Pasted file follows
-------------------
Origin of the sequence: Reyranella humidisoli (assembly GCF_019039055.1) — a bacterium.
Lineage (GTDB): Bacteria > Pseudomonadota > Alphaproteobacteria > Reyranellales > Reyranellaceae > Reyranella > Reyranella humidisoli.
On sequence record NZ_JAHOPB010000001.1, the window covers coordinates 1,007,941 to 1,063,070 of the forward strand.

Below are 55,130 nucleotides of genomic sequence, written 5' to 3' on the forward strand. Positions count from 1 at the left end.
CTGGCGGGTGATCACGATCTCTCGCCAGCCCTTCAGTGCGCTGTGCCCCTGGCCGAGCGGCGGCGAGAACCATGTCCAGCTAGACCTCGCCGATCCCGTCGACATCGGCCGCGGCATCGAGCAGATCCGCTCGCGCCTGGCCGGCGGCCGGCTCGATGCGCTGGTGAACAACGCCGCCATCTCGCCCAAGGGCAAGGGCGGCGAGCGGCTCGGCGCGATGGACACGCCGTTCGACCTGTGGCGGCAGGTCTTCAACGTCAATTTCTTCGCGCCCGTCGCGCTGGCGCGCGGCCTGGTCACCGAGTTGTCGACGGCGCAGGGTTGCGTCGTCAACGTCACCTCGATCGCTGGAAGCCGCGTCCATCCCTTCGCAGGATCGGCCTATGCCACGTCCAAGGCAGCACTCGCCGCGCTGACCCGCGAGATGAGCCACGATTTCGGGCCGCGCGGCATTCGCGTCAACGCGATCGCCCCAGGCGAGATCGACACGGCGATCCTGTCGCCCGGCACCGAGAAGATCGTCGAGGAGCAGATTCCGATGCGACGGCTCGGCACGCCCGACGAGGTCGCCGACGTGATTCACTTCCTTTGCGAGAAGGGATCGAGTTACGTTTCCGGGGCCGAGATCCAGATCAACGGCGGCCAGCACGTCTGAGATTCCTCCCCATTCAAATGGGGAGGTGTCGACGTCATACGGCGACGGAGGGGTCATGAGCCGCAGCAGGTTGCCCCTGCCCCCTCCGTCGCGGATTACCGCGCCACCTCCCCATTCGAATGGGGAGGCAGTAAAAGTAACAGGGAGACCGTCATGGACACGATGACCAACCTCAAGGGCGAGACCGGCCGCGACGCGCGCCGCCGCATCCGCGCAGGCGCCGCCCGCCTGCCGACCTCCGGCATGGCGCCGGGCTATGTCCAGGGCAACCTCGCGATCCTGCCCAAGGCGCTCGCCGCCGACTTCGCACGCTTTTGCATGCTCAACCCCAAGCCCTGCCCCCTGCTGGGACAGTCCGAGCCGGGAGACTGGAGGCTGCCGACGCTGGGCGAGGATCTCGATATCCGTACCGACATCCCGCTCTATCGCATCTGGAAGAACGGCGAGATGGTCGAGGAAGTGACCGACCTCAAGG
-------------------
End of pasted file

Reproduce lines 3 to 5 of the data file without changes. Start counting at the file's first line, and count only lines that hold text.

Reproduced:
On sequence record NZ_JAHOPB010000001.1, the window covers coordinates 1,007,941 to 1,063,070 of the forward strand.

Below are 55,130 nucleotides of genomic sequence, written 5' to 3' on the forward strand. Positions count from 1 at the left end.
CTGGCGGGTGATCACGATCTCTCGCCAGCCCTTCAGTGCGCTGTGCCCCTGGCCGAGCGGCGGCGAGAACCATGTCCAGCTAGACCTCGCCGATCCCGTCGACATCGGCCGCGGCATCGAGCAGATCCGCTCGCGCCTGGCCGGCGGCCGGCTCGATGCGCTGGTGAACAACGCCGCCATCTCGCCCAAGGGCAAGGGCGGCGAGCGGCTCGGCGCGATGGACACGCCGTTCGACCTGTGGCGGCAGGTCTTCAACGTCAATTTCTTCGCGCCCGTCGCGCTGGCGCGCGGCCTGGTCACCGAGTTGTCGACGGCGCAGGGTTGCGTCGTCAACGTCACCTCGATCGCTGGAAGCCGCGTCCATCCCTTCGCAGGATCGGCCTATGCCACGTCCAAGGCAGCACTCGCCGCGCTGACCCGCGAGATGAGCCACGATTTCGGGCCGCGCGGCATTCGCGTCAACGCGATCGCCCCAGGCGAGATCGACACGGCGATCCTGTCGCCCGGCACCGAGAAGATCGTCGAGGAGCAGATTCCGATGCGACGGCTCGGCACGCCCGACGAGGTCGCCGACGTGATTCACTTCCTTTGCGAGAAGGGATCGAGTTACGTTTCCGGGGCCGAGATCCAGATCAACGGCGGCCAGCACGTCTGAGATTCCTCCCCATTCAAATGGGGAGGTGTCGACGTCATACGGCGACGGAGGGGTCATGAGCCGCAGCAGGTTGCCCCTGCCCCCTCCGTCGCGGATTACCGCGCCACCTCCCCATTCGAATGGGGAGGCAGTAAAAGTAACAGGGAGACCGTCATGGACACGATGACCAACCTCAAGGGCGAGACCGGCCGCGACGCGCGCCGCCGCATCCGCGCAGGCGCCGCCCGCCTGCCGACCTCCGGCATGGCGCCGGGCTATGTCCAGGGCAACCTCGCGATCCTGCCCAAGGCGCTCGCCGCCGACTTCGCACGCTTTTGCATGCTCAACCCCAAGCCCTGCCCCCTGCTGGGACAGTCCGAGCCGGGAGACTGGAGGCTGCCGACGCTGGGCGAGGATCTCGATATCCGTACCGACATCCCGCTCTATCGCATCTGGAAGAACGGCGAGATGGTCGAGGAAGTGACCGACCTCAAGG